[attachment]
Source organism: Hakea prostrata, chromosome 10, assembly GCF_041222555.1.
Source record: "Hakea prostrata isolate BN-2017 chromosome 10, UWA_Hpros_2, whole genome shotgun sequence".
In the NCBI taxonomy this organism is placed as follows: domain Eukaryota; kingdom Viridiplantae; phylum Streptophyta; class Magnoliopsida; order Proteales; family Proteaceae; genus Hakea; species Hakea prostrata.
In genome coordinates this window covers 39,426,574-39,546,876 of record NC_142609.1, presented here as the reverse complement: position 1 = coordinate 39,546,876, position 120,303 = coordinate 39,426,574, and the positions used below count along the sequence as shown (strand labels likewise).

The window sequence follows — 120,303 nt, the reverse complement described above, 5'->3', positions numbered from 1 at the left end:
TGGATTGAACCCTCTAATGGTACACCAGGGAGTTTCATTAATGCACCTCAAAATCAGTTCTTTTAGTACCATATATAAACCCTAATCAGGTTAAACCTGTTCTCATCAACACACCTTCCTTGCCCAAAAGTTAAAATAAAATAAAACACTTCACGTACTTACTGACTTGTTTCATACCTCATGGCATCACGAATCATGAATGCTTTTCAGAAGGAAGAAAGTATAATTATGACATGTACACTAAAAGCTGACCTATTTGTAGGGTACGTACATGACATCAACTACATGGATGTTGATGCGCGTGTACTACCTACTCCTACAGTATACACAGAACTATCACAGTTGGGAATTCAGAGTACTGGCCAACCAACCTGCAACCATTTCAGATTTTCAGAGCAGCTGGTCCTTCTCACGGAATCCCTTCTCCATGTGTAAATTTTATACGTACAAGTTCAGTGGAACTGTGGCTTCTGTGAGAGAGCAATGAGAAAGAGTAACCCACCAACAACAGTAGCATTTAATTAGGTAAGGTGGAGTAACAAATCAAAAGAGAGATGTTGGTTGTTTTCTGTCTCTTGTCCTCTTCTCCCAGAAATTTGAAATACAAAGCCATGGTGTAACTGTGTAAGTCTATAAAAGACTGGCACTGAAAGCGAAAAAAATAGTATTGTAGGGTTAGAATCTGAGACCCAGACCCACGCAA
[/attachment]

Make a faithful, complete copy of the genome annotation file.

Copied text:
Source organism: Hakea prostrata, chromosome 10, assembly GCF_041222555.1.
Source record: "Hakea prostrata isolate BN-2017 chromosome 10, UWA_Hpros_2, whole genome shotgun sequence".
In the NCBI taxonomy this organism is placed as follows: domain Eukaryota; kingdom Viridiplantae; phylum Streptophyta; class Magnoliopsida; order Proteales; family Proteaceae; genus Hakea; species Hakea prostrata.
In genome coordinates this window covers 39,426,574-39,546,876 of record NC_142609.1, presented here as the reverse complement: position 1 = coordinate 39,546,876, position 120,303 = coordinate 39,426,574, and the positions used below count along the sequence as shown (strand labels likewise).

The window sequence follows — 120,303 nt, the reverse complement described above, 5'->3', positions numbered from 1 at the left end:
TGGATTGAACCCTCTAATGGTACACCAGGGAGTTTCATTAATGCACCTCAAAATCAGTTCTTTTAGTACCATATATAAACCCTAATCAGGTTAAACCTGTTCTCATCAACACACCTTCCTTGCCCAAAAGTTAAAATAAAATAAAACACTTCACGTACTTACTGACTTGTTTCATACCTCATGGCATCACGAATCATGAATGCTTTTCAGAAGGAAGAAAGTATAATTATGACATGTACACTAAAAGCTGACCTATTTGTAGGGTACGTACATGACATCAACTACATGGATGTTGATGCGCGTGTACTACCTACTCCTACAGTATACACAGAACTATCACAGTTGGGAATTCAGAGTACTGGCCAACCAACCTGCAACCATTTCAGATTTTCAGAGCAGCTGGTCCTTCTCACGGAATCCCTTCTCCATGTGTAAATTTTATACGTACAAGTTCAGTGGAACTGTGGCTTCTGTGAGAGAGCAATGAGAAAGAGTAACCCACCAACAACAGTAGCATTTAATTAGGTAAGGTGGAGTAACAAATCAAAAGAGAGATGTTGGTTGTTTTCTGTCTCTTGTCCTCTTCTCCCAGAAATTTGAAATACAAAGCCATGGTGTAACTGTGTAAGTCTATAAAAGACTGGCACTGAAAGCGAAAAAAATAGTATTGTAGGGTTAGAATCTGAGACCCAGACCCACGCAA